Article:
Jarvis Cocker speaks exclusively to Soho House about ‘Good Pop, Bad Pop’
The Pulp frontman has a memoir coming out, and he told us all about it at a special event in London’s White City
Sunday 28 August 2022 By Soho House Photography by Daniel Cohen
Pulp frontman Jarvis Cocker recently released what he’s termed ‘not a life story, but a loft story’. His new book Good Pop, Bad Pop is based on a jumble of objects he found while clearing out his loft, and it’s an elegant reflection on his creative process – from writing and musicianship to ambition, style, and stagecraft. Here, the man who looks like something Wes Anderson cooked up in a fever dream speaks exclusively to Soho House about his story.
We’re going to be talking about your memoir, Good Pop, Bad Pop. And it’s not your conventional memoir, really. Tell us a bit about how you approached it.
‘Well, the clue is in the cover of the book. I have to mention the guy who designed the book – Julian House. He’s great. On the cover is the door of a loft of my house in east London. I lived in that house for a while, and then I moved away and left a lot of stuff stored in it. Over time, the things I left behind played on my mind. I thought to myself: What’s there? I knew there were things that were important for me to discover, but I kept putting it off. I did eventually revisit the loft to see what was in there. That’s what the book is about. It’s about me going into that space, and looking through it and seeing what I find.’
So why did you choose this angle for a memoir?
‘Well, I didn’t really feel like I had chosen it, it was almost like it chose me. When I decided to look through all the stuff, I wasn’t thinking that the act of doing so would be good to write about. At the time I was writing, as I’d already got a deal to write a book. In the first draft I submitted, I wrote a tiny bit about the loft and my publishers said it was the most interesting thing in the book. After I’d got over the shock of them telling me the rest of the book was sh*t, I realised it was true because it was something real, it wasn’t just me waffling on.’
What was the first object that really stood out to you in the book?
‘A piece of soap. It’s actually more the label of the bar, to be specific, PZ Cussons’ Imperial Leather. When I found it in the loft, I was mystified because I’d never washed myself there. But I then suddenly remembered why it was there. It’s a sad story, really. It’s all about the label, because sometime in the 1990s PZ Cussons Imperial Leather changed the design and that made me angry. So, I went out to a lot of the local shops and stockpiled as many of the bars with the old label. Eventually, I ran out and this was the very last bar of soap I had and I just couldn’t bring myself to throw it away. So, although this is just a piece of rubbish and it should be in a bin, it tells you something about me that I don't like change. I hate change.’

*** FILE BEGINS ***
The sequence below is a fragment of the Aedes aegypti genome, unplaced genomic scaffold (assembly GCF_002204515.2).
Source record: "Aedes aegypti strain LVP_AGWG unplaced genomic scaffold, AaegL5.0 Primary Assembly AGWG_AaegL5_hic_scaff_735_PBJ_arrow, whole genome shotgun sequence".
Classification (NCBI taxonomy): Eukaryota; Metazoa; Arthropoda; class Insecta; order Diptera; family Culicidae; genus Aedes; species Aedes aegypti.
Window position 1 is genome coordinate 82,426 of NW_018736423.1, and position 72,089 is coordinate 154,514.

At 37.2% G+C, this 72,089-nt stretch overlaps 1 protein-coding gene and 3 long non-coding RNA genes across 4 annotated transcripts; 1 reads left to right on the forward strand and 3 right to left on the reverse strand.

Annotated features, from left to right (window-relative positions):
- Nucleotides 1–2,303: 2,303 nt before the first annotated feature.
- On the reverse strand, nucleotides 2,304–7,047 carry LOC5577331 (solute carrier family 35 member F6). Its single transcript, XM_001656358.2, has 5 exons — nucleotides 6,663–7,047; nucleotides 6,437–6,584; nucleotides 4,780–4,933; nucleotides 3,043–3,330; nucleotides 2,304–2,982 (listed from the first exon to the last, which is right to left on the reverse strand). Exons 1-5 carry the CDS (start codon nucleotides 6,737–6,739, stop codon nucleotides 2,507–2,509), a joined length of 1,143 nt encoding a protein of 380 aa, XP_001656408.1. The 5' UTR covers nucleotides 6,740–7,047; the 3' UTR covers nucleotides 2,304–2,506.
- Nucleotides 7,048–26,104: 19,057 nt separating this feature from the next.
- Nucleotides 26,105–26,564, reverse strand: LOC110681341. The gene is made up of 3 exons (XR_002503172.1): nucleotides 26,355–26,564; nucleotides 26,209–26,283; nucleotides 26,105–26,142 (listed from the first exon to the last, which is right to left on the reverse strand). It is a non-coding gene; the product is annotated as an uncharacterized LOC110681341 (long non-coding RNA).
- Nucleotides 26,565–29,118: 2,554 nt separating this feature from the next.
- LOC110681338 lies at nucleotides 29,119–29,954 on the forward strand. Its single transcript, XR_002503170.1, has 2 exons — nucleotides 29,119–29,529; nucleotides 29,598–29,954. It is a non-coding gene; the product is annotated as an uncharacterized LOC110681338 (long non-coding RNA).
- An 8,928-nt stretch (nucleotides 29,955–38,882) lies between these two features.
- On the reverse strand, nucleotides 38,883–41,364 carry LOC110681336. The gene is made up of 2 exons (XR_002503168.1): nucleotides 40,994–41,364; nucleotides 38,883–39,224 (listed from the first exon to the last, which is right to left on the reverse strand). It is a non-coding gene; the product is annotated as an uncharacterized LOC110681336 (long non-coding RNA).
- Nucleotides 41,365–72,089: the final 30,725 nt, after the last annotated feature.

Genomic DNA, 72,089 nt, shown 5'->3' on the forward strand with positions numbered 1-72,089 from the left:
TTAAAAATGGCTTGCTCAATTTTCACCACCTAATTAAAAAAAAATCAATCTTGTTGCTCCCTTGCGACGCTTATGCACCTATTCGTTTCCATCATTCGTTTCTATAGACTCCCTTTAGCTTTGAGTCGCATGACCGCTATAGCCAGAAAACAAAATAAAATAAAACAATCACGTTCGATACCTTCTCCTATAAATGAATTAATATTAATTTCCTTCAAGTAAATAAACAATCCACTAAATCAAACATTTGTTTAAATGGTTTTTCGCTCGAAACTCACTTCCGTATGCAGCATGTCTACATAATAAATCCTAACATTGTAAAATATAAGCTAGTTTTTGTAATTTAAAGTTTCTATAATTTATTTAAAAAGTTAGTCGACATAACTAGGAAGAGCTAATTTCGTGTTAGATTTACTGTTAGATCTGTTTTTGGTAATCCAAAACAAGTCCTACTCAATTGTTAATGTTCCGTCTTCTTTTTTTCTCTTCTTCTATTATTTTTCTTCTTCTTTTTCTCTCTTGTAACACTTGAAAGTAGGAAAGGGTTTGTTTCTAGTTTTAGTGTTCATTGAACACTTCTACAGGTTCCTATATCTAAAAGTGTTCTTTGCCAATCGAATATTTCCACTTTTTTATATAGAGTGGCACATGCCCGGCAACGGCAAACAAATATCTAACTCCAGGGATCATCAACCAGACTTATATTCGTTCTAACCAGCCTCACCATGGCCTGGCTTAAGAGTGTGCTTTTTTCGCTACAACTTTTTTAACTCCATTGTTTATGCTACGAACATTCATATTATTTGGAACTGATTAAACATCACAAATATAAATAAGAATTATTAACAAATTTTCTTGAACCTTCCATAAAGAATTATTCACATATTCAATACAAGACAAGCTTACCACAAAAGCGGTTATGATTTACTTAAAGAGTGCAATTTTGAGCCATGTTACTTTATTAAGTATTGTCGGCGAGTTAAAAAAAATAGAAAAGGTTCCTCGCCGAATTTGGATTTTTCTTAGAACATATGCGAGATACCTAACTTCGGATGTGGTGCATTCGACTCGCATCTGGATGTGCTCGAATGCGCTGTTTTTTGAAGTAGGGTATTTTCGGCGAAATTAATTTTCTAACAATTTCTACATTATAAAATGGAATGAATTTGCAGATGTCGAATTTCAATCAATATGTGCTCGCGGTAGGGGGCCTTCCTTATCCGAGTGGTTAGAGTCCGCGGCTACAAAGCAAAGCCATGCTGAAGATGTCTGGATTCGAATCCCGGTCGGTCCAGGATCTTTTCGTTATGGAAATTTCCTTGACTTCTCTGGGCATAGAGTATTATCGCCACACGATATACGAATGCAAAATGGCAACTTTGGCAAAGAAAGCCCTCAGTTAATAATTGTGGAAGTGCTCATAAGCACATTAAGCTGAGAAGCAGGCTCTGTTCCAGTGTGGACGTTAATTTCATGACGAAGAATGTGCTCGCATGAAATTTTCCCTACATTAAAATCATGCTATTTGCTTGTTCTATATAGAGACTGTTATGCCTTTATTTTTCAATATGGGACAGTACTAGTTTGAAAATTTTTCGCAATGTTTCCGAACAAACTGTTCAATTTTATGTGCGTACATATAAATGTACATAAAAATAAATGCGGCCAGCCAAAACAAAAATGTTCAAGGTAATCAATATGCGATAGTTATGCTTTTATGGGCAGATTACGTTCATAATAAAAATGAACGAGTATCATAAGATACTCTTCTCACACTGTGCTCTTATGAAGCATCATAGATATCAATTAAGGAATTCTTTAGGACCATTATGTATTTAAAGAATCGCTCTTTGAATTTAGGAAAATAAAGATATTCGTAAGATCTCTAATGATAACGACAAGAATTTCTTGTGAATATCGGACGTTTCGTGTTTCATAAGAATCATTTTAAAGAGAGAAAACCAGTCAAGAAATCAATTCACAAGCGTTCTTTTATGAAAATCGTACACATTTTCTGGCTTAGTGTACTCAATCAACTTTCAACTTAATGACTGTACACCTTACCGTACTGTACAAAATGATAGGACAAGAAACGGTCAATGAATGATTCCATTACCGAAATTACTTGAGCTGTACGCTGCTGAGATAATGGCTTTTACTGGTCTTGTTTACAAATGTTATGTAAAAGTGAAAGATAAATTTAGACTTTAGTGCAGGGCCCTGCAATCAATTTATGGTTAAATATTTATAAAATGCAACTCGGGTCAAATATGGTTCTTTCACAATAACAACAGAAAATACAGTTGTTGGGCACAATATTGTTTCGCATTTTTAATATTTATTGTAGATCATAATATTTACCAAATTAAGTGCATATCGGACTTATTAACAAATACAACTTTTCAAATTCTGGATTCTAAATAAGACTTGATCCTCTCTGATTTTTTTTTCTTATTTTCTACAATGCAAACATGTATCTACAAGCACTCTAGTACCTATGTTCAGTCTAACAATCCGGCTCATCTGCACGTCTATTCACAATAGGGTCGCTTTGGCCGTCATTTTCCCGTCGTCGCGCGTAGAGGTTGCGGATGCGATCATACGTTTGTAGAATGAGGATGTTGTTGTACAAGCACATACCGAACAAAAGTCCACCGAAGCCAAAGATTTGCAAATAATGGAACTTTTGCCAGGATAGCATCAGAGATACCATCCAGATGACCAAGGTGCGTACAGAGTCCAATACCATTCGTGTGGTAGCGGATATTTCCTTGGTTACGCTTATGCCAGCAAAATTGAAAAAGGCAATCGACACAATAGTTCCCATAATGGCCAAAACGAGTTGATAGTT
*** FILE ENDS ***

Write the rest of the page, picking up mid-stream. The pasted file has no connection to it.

What else do you mention in the book?
‘An old exercise book. In it, you can see an attempt of a logo for Pulp. I probably started writing in it from when I was 15 – it’s just full of ideas for the band that I was in. The idea for Pulp’s name came from an economics lesson on commodities and there was something called Arabica Pulp, which had something to do with coffee. But I felt that pulp was the interesting bit, because at the time it was used as a bit of a derogatory term for trashy culture. I thought it would be a good name, as I wanted to explore the things that sometimes got overlooked by the mainstream.
‘So, the book itself has some treasures in it. The very first thing you see is the pulp fashion guide. Then there’s the masterplan. A section of it reads, ‘Pulp’s first conquest should be of the music business. The group shall work its way to the public eye by producing fairly conventional, yet slightly offbeat pop songs. After gaining a well-known and commercially successful status, the group can then begin to subvert and restructure both the music business and music itself.’ To think I came up with that at 15, I find touching.’
Back to the objects – what else did you include?
‘An orange and white shirt with a label that says Gold Star and it’s made by Prouver, which the fashionistas among you will know was the home brand of British-owned stores. The reason why this has come of some significance to me is because it’s the first second-hand piece of clothing I ever bought. I started going to jumble sales and I’d come away with big bags full of clothes. I would tip them onto my bed and try them all on. So, second-hand clothing was a really cheap way of discovering my taste in clothes.’
The book’s called Good Pop, Bad Pop and you came to define pop in varying ways in it. How do you define it now?
‘Now, I think pop is thought of as just a style of music. But I think of it within a wider context. To me, pop allowed the general population to become involved in culture. For a long time, culture was hidden away in museums or in stately homes, and books would be expensive or difficult to access. And then the democratisation of culture takes place, Penguin Books start to publish paperbacks, and things become more accessible. So that to me is good pop, it’s something that people can take part in.’